We need to reform our taxation system to sponsor sustainable development. We need to discourage short-termism by offering tax incentives for long- term investment. Land taxes for retail, business and residential developments on out-of-town sites should reflect the real contribution of publicly financed infrastructure. This will make locating locally more competitive, and in the long run encourage developers and retailers to consolidate the sustainability of the city rather than making it sprawl.
Environmental policies will never be effective unless we can co-ordinate them internationally. In the first place, we need to establish a common international standard of measurement, enabling us to assess the performance of cities. Governments that have committed themselves to ecological targets must also suffer penalties if those targets are not, in fact, reached. So unless eco-taxes are levied and enforced across borders, then any polluting industries will simply relocate from one country to another.
As our relationship with the environment becomes ever more complex and precarious, so city planning becomes one of the most important disciplines.
Our planning legislation must be specifically revised to promote sustainability and architectural quality. One particularly invidious problem is that a planning permission, which is secured on the basis of a high-quality scheme, can be passed on to build a low-quality building in its place.
Taxation and regulation can be used to advance the cause of sustainable cities. But governments have direct control over enormous purchasing power, which, if used properly, could have a hugely beneficial effect on the environment.
Consider the following paradox. In 1992, the US government purchased approximately 135,000 passenger cars. At about the same time General Motors exhibited a prototype electric car, which it announced would not be put into production until annual sales of 100,000 could be guaranteed. The US still has no electric car on the production line. Governments, such large consumers, are in a position to directly influence the market. Encouraging innovation in these areas would produce a huge growth in technological development and employment.
For the past 25 years, France has used its public buildings budgets to improve the quality of its buildings. Competition and innovation are at the heart of this policy. Although we in Britain are perhaps aware only of the grands projets in France, there is one competition for each and every government building, be it a public housing project, a school, a post office, a local square or a new town. A local competition of any significance will be decided by a jury comprised of the mayor, representatives of the users and the local community, technical experts and architects. The major international competitions normally involve the president himself. This system is now being extended to encourage ecological design. It alsosucceeds in giving young talent real experience, and in attracting international architects to work in France.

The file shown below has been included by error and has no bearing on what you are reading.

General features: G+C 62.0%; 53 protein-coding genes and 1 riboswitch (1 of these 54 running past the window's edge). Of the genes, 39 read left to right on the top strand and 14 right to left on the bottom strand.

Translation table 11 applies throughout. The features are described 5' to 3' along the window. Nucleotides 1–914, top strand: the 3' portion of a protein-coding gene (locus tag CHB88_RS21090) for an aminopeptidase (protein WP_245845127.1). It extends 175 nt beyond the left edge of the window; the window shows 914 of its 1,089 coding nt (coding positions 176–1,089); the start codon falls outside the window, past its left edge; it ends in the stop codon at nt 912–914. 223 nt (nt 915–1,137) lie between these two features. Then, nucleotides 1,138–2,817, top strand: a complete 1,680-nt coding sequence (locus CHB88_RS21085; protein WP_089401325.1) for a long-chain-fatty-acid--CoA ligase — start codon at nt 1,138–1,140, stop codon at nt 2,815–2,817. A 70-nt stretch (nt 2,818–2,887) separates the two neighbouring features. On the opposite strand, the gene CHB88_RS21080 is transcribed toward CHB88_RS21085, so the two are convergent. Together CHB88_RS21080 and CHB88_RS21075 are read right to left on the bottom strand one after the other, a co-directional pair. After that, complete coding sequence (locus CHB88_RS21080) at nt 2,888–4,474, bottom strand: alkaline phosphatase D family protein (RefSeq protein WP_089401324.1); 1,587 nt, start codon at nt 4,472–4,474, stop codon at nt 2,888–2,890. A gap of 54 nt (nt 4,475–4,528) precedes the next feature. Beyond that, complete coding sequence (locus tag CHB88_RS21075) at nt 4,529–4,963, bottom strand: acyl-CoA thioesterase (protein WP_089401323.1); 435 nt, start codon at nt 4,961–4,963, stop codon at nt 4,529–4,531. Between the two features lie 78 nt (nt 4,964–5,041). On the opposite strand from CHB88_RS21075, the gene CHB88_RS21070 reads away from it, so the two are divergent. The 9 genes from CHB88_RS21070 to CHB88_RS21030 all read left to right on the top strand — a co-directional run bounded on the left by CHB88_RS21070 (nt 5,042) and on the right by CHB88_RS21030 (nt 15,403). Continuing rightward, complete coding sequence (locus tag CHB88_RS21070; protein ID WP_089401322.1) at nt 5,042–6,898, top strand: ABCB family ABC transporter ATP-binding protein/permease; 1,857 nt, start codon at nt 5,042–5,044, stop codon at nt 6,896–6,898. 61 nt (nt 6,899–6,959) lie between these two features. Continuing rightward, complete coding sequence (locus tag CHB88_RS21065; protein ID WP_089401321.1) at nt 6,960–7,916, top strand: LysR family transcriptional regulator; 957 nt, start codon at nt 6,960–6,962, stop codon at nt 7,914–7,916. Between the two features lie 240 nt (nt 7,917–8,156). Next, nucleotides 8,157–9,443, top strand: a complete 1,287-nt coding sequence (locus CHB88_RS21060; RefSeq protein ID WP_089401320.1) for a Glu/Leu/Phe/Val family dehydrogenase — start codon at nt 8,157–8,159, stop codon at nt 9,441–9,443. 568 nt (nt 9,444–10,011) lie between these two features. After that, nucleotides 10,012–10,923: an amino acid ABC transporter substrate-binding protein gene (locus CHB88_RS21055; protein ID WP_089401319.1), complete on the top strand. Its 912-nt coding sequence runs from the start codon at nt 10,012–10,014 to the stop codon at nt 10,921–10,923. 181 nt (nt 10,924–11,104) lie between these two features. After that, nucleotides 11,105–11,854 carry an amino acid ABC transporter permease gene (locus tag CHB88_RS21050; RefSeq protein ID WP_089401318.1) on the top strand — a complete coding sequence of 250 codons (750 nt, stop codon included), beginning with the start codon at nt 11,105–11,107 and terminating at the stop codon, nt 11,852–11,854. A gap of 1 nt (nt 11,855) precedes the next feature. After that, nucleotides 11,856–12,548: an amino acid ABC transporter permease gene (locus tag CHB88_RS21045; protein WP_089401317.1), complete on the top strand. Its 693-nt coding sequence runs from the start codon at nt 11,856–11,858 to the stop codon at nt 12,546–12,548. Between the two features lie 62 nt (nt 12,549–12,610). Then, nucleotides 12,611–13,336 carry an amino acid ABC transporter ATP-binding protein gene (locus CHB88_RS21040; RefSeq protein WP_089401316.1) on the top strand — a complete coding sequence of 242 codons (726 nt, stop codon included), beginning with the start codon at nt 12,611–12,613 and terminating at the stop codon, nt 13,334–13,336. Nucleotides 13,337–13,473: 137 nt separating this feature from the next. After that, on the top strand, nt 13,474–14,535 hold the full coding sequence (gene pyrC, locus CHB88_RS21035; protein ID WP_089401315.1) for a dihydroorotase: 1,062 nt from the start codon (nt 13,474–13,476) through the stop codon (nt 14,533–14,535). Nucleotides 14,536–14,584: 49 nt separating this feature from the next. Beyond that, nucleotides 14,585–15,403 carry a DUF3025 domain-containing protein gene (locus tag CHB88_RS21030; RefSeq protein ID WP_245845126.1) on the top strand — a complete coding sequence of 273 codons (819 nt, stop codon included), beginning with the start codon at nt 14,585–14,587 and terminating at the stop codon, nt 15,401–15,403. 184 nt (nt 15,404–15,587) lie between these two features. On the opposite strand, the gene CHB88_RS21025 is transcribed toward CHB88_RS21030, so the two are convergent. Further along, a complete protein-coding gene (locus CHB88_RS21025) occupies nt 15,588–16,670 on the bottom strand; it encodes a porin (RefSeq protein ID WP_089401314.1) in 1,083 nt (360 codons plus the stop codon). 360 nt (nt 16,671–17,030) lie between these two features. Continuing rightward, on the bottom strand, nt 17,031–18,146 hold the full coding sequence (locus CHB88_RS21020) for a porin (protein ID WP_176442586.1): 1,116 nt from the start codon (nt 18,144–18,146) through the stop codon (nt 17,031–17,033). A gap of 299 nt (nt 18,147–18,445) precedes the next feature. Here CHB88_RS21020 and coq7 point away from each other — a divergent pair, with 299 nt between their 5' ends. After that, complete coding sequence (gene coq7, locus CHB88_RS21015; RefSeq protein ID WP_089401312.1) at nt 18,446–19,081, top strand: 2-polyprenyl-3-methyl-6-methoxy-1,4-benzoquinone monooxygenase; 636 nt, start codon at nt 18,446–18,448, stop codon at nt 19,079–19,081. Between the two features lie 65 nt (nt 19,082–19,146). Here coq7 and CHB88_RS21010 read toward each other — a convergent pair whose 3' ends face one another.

This long-term policy has led to countless good contemporary buildings throughout the country. It has also attracted enormous international attention and boosted tourism.
Contrast this with Britain. Here taxpayers spend £4bn annually on their public buildings and yet the Government has no architectural policy. In 1992, Britain held 10 public design competitions to France's 2,000. Britons complain about their architecture and yet we have a generation of talented young architects who - almost without exception - have received no public work in this country.
The Government is failing in its responsibilities as a patron. We should be going out of our way to involve the citizen and to raise the quality of the architectural profession. Public buildings have a crucial role to play in our everyday lives, from teaching our children to embellishing our town centres. One good public building can revitalise a whole neighbourhood.
But a new opportunity is being presented by the Lottery and by the Millennium Fund. Much of this money will be spent on public buildings - museums, theatres and sports centres. The Government should step in to establish a competition structure for these and all other public commissions.
Education is fundamental to a far-reaching change in our perception of the built environment. Cities are a great tool for education, yet they are hardly present in the curriculum. Children should be introduced at school to the issues raised by the buildings and cities in which they live. Sustainability should be at the heart of many of the core subjects, a linking theme between biology, geography, history, art and technology.
We need to involve citizens in the problems of their environment. The Victorians built public libraries, we should build architecture centres.
The architecture centre is where the planning committee would meet in public. It would become the focus for public debate on strategic plans, planning applications and competitions. It would also hold lectures, exhibitions, courses and debates. And at the very heart of each centre should be adaptable working models of the city and the neighbourhood.
The policies that I have been advocating are easy to implement. Equitable cities that are beautiful, safe and exciting are quite within our grasp.
Our aim must be to search for a dynamic equilibrium between society, cities and nature. I believe that with vigilance and popular determination the concept of sustainability will grow in importance until it becomes the dominant philosophy of our age.